Brand building is a challenging endeavor. Communicating a brand’s features, benefits, and differentiators to enough consumers in a compelling way that drives purchase is complex. And many marketers take some shortcuts to save time and money.
One shortcut is to generalize the target audience and not take race, ethnicity, LGBTQ+ identity, and other inherent differences into account. While shortcuts can be helpful, the benefits of generalizing a target audience may be why a brand’s equity remains stagnant.
Beware of missed opportunities.
Big Village examined brand tracker data among wireless phone service carriers and found that not being inclusive could lose a brand business and market share. Why? Consumers in multicultural groups are slipping through the cracks. Brand tracker results from a recent CARAVAN study show that Black and Hispanic consumers are about one and a half times more likely than the general market (i.e., where the demographic profile of the data matches the U.S. population) to report they intend to switch carriers in the next year. However, their awareness of the brands in the marketplace is lower than the general market. Those most likely to switch are less aware of their options.
About half of the general market is aware of each brand in the category. Among White consumers, awareness increases substantially. On average, 60% of White consumers are aware of brands in the category. When examining multicultural groups, the gap in awareness is meaningful. On average, only 44% of Black consumers are aware of brands in the category. Among Hispanics, these figures are even lower, with 40% average awareness. These awareness gaps drive which brands consumers are considering switching to.
The difference in awareness profoundly impacts a brand’s ability to grow. Looking deeper, we see that, on average, a general market consumer is aware of 6.5 brands in the category. White consumers, on average, are aware of 7.5 brands in the category, meaning their consideration set is more extensive. Black consumers, who are likelier to switch, are aware of only 5.3 brands on average. Hispanics are aware of even fewer brands, 4.8, on average. Carriers are restricting their opportunities when the segments most likely to switch, Blacks and Hispanics, are unaware of their brand.
Evolve your marketing strategies.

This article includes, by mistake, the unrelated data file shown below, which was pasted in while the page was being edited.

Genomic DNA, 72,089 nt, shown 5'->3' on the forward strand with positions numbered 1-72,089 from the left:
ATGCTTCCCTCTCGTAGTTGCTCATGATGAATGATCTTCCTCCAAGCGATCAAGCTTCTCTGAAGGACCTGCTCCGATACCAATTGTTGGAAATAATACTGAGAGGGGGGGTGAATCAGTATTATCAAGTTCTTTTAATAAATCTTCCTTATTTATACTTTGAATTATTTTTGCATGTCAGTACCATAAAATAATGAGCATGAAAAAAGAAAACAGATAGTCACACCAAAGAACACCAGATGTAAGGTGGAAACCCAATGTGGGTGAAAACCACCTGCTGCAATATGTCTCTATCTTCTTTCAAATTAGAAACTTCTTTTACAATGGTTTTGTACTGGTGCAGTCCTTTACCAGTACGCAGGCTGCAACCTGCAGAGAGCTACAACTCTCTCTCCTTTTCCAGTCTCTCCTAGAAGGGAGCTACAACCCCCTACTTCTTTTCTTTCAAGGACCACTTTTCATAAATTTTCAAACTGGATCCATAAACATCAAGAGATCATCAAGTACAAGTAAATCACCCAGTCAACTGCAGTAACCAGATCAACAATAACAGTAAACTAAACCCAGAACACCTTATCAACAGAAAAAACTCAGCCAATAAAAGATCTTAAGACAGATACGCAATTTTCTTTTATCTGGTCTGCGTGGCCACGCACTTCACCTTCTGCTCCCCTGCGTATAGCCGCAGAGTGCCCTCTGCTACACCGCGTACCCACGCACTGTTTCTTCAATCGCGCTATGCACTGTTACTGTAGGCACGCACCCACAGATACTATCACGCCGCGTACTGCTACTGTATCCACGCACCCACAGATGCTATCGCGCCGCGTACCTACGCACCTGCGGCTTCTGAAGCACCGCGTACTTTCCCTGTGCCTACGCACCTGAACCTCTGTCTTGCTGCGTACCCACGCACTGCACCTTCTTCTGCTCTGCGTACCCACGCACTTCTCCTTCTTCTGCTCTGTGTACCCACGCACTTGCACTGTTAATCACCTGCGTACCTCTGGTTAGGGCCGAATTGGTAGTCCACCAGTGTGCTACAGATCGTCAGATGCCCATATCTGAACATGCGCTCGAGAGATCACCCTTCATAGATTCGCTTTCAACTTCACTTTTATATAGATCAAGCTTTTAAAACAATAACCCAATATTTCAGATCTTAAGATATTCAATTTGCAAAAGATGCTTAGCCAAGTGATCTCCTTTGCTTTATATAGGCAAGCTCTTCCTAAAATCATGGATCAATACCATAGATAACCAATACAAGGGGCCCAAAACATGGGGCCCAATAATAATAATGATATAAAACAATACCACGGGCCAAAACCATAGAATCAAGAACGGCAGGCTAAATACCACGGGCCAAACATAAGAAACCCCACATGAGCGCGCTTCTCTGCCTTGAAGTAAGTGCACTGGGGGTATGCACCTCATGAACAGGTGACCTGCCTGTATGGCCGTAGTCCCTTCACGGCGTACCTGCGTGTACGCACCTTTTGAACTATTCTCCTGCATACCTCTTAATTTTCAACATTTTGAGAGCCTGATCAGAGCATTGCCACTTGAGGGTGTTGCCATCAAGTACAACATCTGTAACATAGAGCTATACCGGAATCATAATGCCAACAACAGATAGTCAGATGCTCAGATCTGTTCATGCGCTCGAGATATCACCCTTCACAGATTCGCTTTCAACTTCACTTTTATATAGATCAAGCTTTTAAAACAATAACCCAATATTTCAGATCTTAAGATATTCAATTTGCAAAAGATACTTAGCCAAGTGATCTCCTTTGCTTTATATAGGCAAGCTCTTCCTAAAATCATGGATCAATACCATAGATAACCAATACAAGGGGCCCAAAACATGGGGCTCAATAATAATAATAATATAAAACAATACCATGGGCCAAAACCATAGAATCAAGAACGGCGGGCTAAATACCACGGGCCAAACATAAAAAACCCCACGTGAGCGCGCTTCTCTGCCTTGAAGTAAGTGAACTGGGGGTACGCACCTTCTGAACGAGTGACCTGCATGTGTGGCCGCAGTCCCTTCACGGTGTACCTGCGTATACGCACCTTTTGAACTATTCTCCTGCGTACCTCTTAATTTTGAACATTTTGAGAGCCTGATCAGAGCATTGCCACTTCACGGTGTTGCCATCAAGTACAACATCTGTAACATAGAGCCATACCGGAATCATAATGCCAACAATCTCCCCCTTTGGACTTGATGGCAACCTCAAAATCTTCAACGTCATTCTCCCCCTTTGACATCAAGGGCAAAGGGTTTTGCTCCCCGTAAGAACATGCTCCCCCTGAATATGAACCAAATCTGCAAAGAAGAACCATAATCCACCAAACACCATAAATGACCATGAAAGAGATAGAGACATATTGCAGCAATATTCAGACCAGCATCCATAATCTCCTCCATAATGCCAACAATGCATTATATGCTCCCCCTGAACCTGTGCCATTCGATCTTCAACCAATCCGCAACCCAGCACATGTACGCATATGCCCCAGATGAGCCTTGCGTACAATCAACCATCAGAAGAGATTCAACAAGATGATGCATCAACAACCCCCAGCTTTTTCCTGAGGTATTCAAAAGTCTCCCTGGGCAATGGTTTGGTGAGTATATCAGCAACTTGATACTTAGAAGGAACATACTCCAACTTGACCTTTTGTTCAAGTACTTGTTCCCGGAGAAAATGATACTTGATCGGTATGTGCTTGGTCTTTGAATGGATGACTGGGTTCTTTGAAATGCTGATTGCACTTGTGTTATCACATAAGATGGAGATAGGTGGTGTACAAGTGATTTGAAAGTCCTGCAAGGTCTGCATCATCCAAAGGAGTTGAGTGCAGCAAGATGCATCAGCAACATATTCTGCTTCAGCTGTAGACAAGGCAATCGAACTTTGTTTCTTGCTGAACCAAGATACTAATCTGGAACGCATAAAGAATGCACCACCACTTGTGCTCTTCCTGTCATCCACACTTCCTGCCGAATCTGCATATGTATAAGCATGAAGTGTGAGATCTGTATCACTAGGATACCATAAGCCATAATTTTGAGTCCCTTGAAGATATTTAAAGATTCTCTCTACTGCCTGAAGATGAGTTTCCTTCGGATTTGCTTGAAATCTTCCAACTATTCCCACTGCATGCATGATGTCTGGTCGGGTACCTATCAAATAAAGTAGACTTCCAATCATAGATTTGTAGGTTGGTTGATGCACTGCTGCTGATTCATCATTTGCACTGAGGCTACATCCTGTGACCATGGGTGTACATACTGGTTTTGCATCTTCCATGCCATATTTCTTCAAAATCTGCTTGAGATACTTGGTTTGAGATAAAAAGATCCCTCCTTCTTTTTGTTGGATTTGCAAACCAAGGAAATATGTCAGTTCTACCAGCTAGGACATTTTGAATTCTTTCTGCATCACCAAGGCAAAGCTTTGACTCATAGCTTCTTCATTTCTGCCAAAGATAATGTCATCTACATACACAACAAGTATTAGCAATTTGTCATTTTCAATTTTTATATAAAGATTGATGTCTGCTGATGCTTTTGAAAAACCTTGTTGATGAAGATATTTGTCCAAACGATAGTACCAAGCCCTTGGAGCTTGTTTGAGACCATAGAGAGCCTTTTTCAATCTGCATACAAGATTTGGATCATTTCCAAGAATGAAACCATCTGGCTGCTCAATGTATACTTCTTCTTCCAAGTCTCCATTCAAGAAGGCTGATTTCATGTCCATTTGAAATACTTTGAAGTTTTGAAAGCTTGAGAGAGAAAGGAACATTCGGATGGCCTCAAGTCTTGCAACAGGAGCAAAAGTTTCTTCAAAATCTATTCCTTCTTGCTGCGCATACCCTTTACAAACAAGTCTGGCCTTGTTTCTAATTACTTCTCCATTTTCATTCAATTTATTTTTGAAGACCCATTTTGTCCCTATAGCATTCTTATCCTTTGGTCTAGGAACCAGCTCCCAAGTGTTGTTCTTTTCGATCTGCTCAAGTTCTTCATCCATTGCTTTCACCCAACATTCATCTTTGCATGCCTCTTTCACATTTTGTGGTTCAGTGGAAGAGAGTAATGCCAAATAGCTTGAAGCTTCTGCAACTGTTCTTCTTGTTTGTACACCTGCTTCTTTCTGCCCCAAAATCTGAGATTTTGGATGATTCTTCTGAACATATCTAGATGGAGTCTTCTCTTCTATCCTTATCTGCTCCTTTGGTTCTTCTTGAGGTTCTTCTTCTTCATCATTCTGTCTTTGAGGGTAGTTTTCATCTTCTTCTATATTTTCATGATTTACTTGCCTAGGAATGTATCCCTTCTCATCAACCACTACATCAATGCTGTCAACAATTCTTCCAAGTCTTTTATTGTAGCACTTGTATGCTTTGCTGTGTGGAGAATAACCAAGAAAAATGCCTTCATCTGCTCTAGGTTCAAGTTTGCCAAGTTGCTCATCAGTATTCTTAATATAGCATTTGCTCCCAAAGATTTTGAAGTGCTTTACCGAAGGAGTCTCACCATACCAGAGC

A brand’s marketing strategy drives at least some of the underlying causes of these differences. Though we can hypothesize that over-generalizing the market plays some factor. In other words, brands are not taking the necessary steps to reach consumers of different ethnic groups. Even if an advertisement does reach a multicultural consumer, that ad will have most likely been designed to resonate with a general market (i.e., skewing White) consumer, minimizing its impact significantly.
Don’t try to fake it.
Brands should be careful not to over-generalize the market and instead include specific strategies for multicultural groups in marketing plans. However, being mindful of being inclusive in planning is only a first step. We see in prior work Big Village has conducted to uncover the brand messaging characteristics that best resonate with non-White groups that one theme comes up repeatedly: authenticity. In consumers’ minds, ‘authentic’ messages and brand experiences are conceptualized and developed by the multicultural groups they are designed to represent. Multicultural consumers can see and feel when those outside the group create an advertisement or another brand expression. A 2022 study by Nielsen found that despite heavy ad investment in inclusive content, Black consumers can still feel disconnected from brands, and that disconnect is having a devastating effect on consumer sentiment—2022 saw a ten percentage point decline over 2021 in Black viewers who are more likely to buy from brands that advertise with inclusive content. Poor execution leads to adverse outcomes for brands.
Brands that have been successful within multicultural communities have invested in those communities, leveraging support from partners within those communities to activate the brand in authentic, relevant ways. For example, in 2020, Johnson & Johnson partnered with a Black-owned PR agency to launch Our Tone Bandages with shades matching black and brown skin tones. In another example, Dove’s “As Early as Five” campaign focused on race-based hair discrimination and was supported by a Black and women-owned agency.
There are inherent risks to over-generalizing your brand’s audience and insights. However, there are steps you can take to avoid the pitfalls. Examining brand equity metrics by demographic is an important first step, as it can help identify the gaps and set the bar to measure future enhancements. Regarding advertisements and other brand activations, gaining insight and input from people within those communities is important. Conducting insights work among multicultural populations is critical, as is including team members and partners from these communities. Authenticity is vital, which means brands need to leverage the experience and expertise of community members to be effective.
Written by David Albert, General Manager, Insights at Big Village